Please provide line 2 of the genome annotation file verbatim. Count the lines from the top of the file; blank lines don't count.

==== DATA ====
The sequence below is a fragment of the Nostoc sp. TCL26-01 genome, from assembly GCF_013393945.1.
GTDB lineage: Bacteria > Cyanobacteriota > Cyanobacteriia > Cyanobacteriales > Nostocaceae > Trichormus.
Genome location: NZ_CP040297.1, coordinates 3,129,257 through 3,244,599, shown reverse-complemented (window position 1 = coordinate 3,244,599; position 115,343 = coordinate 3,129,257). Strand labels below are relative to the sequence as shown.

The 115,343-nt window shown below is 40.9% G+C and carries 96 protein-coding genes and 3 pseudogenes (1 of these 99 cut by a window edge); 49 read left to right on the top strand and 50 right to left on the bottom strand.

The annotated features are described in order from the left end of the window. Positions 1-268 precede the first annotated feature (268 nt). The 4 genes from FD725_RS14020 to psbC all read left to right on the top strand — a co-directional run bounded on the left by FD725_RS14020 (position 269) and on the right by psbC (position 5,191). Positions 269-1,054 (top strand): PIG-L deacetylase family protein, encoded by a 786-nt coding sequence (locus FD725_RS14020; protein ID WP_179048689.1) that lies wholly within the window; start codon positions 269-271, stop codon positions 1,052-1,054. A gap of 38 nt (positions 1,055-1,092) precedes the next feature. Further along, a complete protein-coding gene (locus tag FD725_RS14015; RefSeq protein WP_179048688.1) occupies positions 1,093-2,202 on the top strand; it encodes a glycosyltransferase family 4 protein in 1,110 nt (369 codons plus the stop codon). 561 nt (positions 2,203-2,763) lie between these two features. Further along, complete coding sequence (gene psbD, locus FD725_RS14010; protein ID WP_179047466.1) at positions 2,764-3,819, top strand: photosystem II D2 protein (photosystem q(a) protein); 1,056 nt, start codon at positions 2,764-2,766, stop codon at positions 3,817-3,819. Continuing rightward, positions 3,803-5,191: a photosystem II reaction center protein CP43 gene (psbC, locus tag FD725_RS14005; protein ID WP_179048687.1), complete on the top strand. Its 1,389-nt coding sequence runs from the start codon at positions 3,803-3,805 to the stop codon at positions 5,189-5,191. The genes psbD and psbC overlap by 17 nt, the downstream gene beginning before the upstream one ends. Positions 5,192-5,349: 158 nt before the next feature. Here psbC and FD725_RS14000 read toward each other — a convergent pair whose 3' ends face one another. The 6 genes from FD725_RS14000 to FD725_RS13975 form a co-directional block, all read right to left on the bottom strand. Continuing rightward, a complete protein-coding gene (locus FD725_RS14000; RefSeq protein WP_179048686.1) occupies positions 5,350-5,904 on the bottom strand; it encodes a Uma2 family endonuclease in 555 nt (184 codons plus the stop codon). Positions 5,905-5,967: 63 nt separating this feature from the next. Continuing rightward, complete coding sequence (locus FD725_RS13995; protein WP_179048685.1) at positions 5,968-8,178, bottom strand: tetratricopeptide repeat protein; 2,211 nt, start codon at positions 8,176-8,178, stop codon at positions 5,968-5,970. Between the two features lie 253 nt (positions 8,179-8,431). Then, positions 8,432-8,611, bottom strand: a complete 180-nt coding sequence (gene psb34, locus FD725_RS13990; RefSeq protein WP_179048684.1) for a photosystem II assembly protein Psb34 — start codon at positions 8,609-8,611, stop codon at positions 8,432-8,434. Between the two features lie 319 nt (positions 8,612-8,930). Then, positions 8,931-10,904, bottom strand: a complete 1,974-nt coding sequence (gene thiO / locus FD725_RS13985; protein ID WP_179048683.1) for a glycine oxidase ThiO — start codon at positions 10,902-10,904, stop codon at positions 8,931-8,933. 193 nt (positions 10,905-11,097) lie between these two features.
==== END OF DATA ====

GTDB lineage: Bacteria > Cyanobacteriota > Cyanobacteriia > Cyanobacteriales > Nostocaceae > Trichormus.